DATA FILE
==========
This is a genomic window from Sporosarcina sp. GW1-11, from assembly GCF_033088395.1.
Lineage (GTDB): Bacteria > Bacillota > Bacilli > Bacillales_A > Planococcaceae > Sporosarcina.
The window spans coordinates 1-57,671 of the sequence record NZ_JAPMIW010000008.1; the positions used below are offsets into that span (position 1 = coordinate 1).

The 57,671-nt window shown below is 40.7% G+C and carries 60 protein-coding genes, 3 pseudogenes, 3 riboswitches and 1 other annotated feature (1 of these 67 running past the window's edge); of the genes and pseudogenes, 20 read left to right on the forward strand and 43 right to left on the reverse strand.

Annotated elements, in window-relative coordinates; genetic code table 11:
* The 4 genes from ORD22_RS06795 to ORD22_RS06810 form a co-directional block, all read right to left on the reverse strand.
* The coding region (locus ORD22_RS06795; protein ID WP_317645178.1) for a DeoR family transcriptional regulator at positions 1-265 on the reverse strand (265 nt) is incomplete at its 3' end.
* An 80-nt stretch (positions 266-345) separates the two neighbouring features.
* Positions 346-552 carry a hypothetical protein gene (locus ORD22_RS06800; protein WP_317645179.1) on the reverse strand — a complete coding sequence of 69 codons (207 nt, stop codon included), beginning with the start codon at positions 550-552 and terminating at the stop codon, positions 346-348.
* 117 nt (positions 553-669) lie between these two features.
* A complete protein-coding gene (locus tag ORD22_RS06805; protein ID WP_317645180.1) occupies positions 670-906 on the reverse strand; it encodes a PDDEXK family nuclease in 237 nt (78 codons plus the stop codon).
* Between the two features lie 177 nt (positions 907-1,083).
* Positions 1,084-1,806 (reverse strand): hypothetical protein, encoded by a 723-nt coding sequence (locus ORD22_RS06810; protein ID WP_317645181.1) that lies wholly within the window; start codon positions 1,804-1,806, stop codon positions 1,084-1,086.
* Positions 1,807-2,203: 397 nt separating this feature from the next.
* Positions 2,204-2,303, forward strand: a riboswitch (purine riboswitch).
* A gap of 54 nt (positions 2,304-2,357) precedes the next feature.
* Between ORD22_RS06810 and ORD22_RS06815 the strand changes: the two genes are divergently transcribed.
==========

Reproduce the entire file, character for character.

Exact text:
This is a genomic window from Sporosarcina sp. GW1-11, from assembly GCF_033088395.1.
Lineage (GTDB): Bacteria > Bacillota > Bacilli > Bacillales_A > Planococcaceae > Sporosarcina.
The window spans coordinates 1-57,671 of the sequence record NZ_JAPMIW010000008.1; the positions used below are offsets into that span (position 1 = coordinate 1).

The 57,671-nt window shown below is 40.7% G+C and carries 60 protein-coding genes, 3 pseudogenes, 3 riboswitches and 1 other annotated feature (1 of these 67 running past the window's edge); of the genes and pseudogenes, 20 read left to right on the forward strand and 43 right to left on the reverse strand.

Annotated elements, in window-relative coordinates; genetic code table 11:
* The 4 genes from ORD22_RS06795 to ORD22_RS06810 form a co-directional block, all read right to left on the reverse strand.
* The coding region (locus ORD22_RS06795; protein ID WP_317645178.1) for a DeoR family transcriptional regulator at positions 1-265 on the reverse strand (265 nt) is incomplete at its 3' end.
* An 80-nt stretch (positions 266-345) separates the two neighbouring features.
* Positions 346-552 carry a hypothetical protein gene (locus ORD22_RS06800; protein WP_317645179.1) on the reverse strand — a complete coding sequence of 69 codons (207 nt, stop codon included), beginning with the start codon at positions 550-552 and terminating at the stop codon, positions 346-348.
* 117 nt (positions 553-669) lie between these two features.
* A complete protein-coding gene (locus tag ORD22_RS06805; protein ID WP_317645180.1) occupies positions 670-906 on the reverse strand; it encodes a PDDEXK family nuclease in 237 nt (78 codons plus the stop codon).
* Between the two features lie 177 nt (positions 907-1,083).
* Positions 1,084-1,806 (reverse strand): hypothetical protein, encoded by a 723-nt coding sequence (locus ORD22_RS06810; protein ID WP_317645181.1) that lies wholly within the window; start codon positions 1,804-1,806, stop codon positions 1,084-1,086.
* Positions 1,807-2,203: 397 nt separating this feature from the next.
* Positions 2,204-2,303, forward strand: a riboswitch (purine riboswitch).
* A gap of 54 nt (positions 2,304-2,357) precedes the next feature.
* Between ORD22_RS06810 and ORD22_RS06815 the strand changes: the two genes are divergently transcribed.